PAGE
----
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A 49-year-old African American man who was hospitalized with hypervolemia due to supraventricular tachycardia presented with acute unilateral painless vision loss. His active medical problems included atrial flutter on anticoagulation, antisynthetase syndrome (which was diagnosed based on the presence of autoantibodies against aminoacyl-tRNA synthetase), fever with negative infectious workup results, and interstitial lung disease that was managed with azathioprine. Two weeks before the onset of sudden vision loss, the patient developed a rapidly evolving purpuric rash on his hands and feet that progressed to digital ischemia (Figure 1A). He was treated with intravenous methylprednisolone, which was completed 3 days before the onset of loss of vision and transitioned to treatment with azathioprine, 150 mg, and prednisone, 80 mg, that he was taking at the time of his vision loss.
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Frosted branch angiitis due to retinal vasculitis that was associated with antisynthetase syndrome
B. Diagnostic anterior chamber paracentesis and intravitreal foscarnet
Despite the patient’s clinical presentation being suggestive of autoimmune retinal vasculitis, the most appropriate initial step is to rule out viral retinitis with an anterior chamber paracentesis and empirical treatment with intravitreal foscarnet (choice B) given the patient’s immunocompromised status. Escalating immunosuppression (choice A) is inappropriate before excluding infectious etiologies. Peripheral blood smear and flow cytometry (choice C) for clonality assessment or positron emission tomography–computed tomography (choice D) for occult malignancy screening are inappropriate in the short-term setting.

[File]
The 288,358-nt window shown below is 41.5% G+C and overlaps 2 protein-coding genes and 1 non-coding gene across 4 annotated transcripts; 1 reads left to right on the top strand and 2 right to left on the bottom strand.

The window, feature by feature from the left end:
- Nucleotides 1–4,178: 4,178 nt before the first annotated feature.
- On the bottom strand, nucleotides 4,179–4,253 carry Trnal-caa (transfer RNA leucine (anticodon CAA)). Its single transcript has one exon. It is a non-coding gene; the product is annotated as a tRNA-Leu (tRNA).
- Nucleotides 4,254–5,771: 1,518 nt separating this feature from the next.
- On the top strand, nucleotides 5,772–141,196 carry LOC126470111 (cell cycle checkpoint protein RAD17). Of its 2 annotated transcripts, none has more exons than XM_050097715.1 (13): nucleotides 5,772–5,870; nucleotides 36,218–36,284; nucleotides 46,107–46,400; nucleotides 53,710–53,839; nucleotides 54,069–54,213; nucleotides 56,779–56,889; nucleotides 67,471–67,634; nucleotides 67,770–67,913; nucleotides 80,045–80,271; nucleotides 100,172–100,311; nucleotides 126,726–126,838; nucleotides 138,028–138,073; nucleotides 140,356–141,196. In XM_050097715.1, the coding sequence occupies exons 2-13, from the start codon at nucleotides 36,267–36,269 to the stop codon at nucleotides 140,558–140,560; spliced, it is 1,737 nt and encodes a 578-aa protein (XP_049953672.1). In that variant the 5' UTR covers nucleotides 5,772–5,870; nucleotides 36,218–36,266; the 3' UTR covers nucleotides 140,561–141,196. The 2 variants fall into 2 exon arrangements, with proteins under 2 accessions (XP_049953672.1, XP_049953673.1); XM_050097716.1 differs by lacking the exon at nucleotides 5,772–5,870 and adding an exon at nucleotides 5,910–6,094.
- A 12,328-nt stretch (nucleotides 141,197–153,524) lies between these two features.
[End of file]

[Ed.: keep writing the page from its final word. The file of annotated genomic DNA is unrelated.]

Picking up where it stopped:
Frosted branch angiitis is a form of retinal vasculitis that is characterized by diffuse vascular sheathing and various degrees of intraocular inflammation.1 Idiopathic frosted branch angiitis occurs in otherwise healthy patients in their first or third decade of life following a viral illness and has a favorable prognosis with systemic steroid therapy.1- 3 Secondary frosted branch angiitis occurs in patients with an underlying infection, such as cytomegalovirus, herpes simplex virus, varicella-zoster virus, toxoplasmosis, tuberculosis, and syphilis, or inflammatory disease, such as Crohn disease, granulomatosis with polyangiitis, sarcoidosis, systemic lupus erythematosus, antiphospholipid syndrome, Behçet disease, multiple sclerosis, familial Mediterranean fever, or drug-induced antineutrophil cytoplasmic antibody vasculitis,1,3- 5 and is thought to result from immune complex deposition. The frosted branchlike appearance may be associated with leukemia or lymphoma due to vessel wall infiltration with malignant cells. This patient had a normal whole-blood flow cytometry. Frosted branch angiitis may also present as a paraneoplastic manifestation of Hodgkin lymphoma6; however, this patient had an unremarkable whole-body positron emission tomography–computed tomography.
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Corresponding Author: Narine Viruni, MD, The Wilmer Eye Institute, Retina Division, 1800 Orleans St, Woods 261, Baltimore, MD 21287 (email@example.com).
Published Online: February 18, 2021. doi:10.1001/jamaophthalmol.2020.4684
Conflict of Interest Disclosures: Dr Shifera reported grants from the Wilmer Eye Institute outside the submitted work. No other disclosures were reported.
Additional Contributions: We thank the patient for granting permission to publish this information.
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